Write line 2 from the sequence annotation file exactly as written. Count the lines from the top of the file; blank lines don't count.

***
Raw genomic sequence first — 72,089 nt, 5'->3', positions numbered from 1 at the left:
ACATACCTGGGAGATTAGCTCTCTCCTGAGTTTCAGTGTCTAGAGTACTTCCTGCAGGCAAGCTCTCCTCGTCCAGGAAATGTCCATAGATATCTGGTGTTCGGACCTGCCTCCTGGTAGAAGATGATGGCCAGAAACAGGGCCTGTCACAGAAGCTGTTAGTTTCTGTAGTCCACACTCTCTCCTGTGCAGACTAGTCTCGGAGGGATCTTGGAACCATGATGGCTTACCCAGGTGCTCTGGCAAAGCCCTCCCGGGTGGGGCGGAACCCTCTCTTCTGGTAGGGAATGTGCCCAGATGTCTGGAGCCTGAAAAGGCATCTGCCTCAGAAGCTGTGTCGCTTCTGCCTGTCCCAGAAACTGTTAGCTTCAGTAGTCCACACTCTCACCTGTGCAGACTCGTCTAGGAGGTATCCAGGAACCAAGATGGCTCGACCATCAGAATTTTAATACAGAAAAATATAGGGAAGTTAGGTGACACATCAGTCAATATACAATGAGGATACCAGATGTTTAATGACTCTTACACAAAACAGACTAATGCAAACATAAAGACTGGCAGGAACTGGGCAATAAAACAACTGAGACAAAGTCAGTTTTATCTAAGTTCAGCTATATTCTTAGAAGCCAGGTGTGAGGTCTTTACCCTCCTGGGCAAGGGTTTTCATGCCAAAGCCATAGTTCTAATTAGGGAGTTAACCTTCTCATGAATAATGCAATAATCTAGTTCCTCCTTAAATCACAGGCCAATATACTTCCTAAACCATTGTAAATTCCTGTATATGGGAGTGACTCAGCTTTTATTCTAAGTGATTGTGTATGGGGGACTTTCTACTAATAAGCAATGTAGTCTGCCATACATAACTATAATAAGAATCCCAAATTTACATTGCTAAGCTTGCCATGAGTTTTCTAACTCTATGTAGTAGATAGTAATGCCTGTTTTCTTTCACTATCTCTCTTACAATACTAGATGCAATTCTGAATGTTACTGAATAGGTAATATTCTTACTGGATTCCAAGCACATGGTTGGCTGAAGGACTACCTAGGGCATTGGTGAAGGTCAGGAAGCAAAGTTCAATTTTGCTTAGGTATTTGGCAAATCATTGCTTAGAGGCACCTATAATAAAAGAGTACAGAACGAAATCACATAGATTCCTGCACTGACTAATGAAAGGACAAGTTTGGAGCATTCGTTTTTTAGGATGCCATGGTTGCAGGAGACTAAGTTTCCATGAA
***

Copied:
ACATACCTGGGAGATTAGCTCTCTCCTGAGTTTCAGTGTCTAGAGTACTTCCTGCAGGCAAGCTCTCCTCGTCCAGGAAATGTCCATAGATATCTGGTGTTCGGACCTGCCTCCTGGTAGAAGATGATGGCCAGAAACAGGGCCTGTCACAGAAGCTGTTAGTTTCTGTAGTCCACACTCTCTCCTGTGCAGACTAGTCTCGGAGGGATCTTGGAACCATGATGGCTTACCCAGGTGCTCTGGCAAAGCCCTCCCGGGTGGGGCGGAACCCTCTCTTCTGGTAGGGAATGTGCCCAGATGTCTGGAGCCTGAAAAGGCATCTGCCTCAGAAGCTGTGTCGCTTCTGCCTGTCCCAGAAACTGTTAGCTTCAGTAGTCCACACTCTCACCTGTGCAGACTCGTCTAGGAGGTATCCAGGAACCAAGATGGCTCGACCATCAGAATTTTAATACAGAAAAATATAGGGAAGTTAGGTGACACATCAGTCAATATACAATGAGGATACCAGATGTTTAATGACTCTTACACAAAACAGACTAATGCAAACATAAAGACTGGCAGGAACTGGGCAATAAAACAACTGAGACAAAGTCAGTTTTATCTAAGTTCAGCTATATTCTTAGAAGCCAGGTGTGAGGTCTTTACCCTCCTGGGCAAGGGTTTTCATGCCAAAGCCATAGTTCTAATTAGGGAGTTAACCTTCTCATGAATAATGCAATAATCTAGTTCCTCCTTAAATCACAGGCCAATATACTTCCTAAACCATTGTAAATTCCTGTATATGGGAGTGACTCAGCTTTTATTCTAAGTGATTGTGTATGGGGGACTTTCTACTAATAAGCAATGTAGTCTGCCATACATAACTATAATAAGAATCCCAAATTTACATTGCTAAGCTTGCCATGAGTTTTCTAACTCTATGTAGTAGATAGTAATGCCTGTTTTCTTTCACTATCTCTCTTACAATACTAGATGCAATTCTGAATGTTACTGAATAGGTAATATTCTTACTGGATTCCAAGCACATGGTTGGCTGAAGGACTACCTAGGGCATTGGTGAAGGTCAGGAAGCAAAGTTCAATTTTGCTTAGGTATTTGGCAAATCATTGCTTAGAGGCACCTATAATAAAAGAGTACAGAACGAAATCACATAGATTCCTGCACTGACTAATGAAAGGACAAGTTTGGAGCATTCGTTTTTTAGGATGCCATGGTTGCAGGAGACTAAGTTTCCATGAA